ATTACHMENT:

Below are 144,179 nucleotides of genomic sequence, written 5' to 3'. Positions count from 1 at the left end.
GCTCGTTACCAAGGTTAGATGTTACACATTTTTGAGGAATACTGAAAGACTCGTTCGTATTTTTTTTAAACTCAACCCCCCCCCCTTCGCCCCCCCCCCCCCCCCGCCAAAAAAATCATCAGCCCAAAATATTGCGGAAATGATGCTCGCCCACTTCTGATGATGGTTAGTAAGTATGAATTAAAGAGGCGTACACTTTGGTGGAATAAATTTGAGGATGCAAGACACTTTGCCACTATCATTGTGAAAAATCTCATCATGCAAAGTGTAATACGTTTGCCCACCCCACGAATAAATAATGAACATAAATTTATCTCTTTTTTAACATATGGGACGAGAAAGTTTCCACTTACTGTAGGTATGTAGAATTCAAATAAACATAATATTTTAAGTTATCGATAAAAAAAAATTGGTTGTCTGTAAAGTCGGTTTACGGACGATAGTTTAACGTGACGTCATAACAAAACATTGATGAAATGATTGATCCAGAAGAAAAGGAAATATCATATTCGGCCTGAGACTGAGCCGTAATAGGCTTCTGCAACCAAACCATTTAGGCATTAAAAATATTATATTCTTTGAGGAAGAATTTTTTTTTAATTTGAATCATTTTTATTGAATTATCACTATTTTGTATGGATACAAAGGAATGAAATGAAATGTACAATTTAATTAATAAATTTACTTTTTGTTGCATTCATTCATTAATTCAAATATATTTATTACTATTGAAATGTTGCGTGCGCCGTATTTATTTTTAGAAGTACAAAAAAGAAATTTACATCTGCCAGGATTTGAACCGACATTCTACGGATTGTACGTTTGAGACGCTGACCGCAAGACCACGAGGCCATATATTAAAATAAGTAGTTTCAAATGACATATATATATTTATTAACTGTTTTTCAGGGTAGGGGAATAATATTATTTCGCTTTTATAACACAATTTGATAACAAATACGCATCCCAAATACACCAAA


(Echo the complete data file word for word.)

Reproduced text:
Below are 144,179 nucleotides of genomic sequence, written 5' to 3'. Positions count from 1 at the left end.
GCTCGTTACCAAGGTTAGATGTTACACATTTTTGAGGAATACTGAAAGACTCGTTCGTATTTTTTTTAAACTCAACCCCCCCCCCTTCGCCCCCCCCCCCCCCCCGCCAAAAAAATCATCAGCCCAAAATATTGCGGAAATGATGCTCGCCCACTTCTGATGATGGTTAGTAAGTATGAATTAAAGAGGCGTACACTTTGGTGGAATAAATTTGAGGATGCAAGACACTTTGCCACTATCATTGTGAAAAATCTCATCATGCAAAGTGTAATACGTTTGCCCACCCCACGAATAAATAATGAACATAAATTTATCTCTTTTTTAACATATGGGACGAGAAAGTTTCCACTTACTGTAGGTATGTAGAATTCAAATAAACATAATATTTTAAGTTATCGATAAAAAAAAATTGGTTGTCTGTAAAGTCGGTTTACGGACGATAGTTTAACGTGACGTCATAACAAAACATTGATGAAATGATTGATCCAGAAGAAAAGGAAATATCATATTCGGCCTGAGACTGAGCCGTAATAGGCTTCTGCAACCAAACCATTTAGGCATTAAAAATATTATATTCTTTGAGGAAGAATTTTTTTTTAATTTGAATCATTTTTATTGAATTATCACTATTTTGTATGGATACAAAGGAATGAAATGAAATGTACAATTTAATTAATAAATTTACTTTTTGTTGCATTCATTCATTAATTCAAATATATTTATTACTATTGAAATGTTGCGTGCGCCGTATTTATTTTTAGAAGTACAAAAAAGAAATTTACATCTGCCAGGATTTGAACCGACATTCTACGGATTGTACGTTTGAGACGCTGACCGCAAGACCACGAGGCCATATATTAAAATAAGTAGTTTCAAATGACATATATATATTTATTAACTGTTTTTCAGGGTAGGGGAATAATATTATTTCGCTTTTATAACACAATTTGATAACAAATACGCATCCCAAATACACCAAA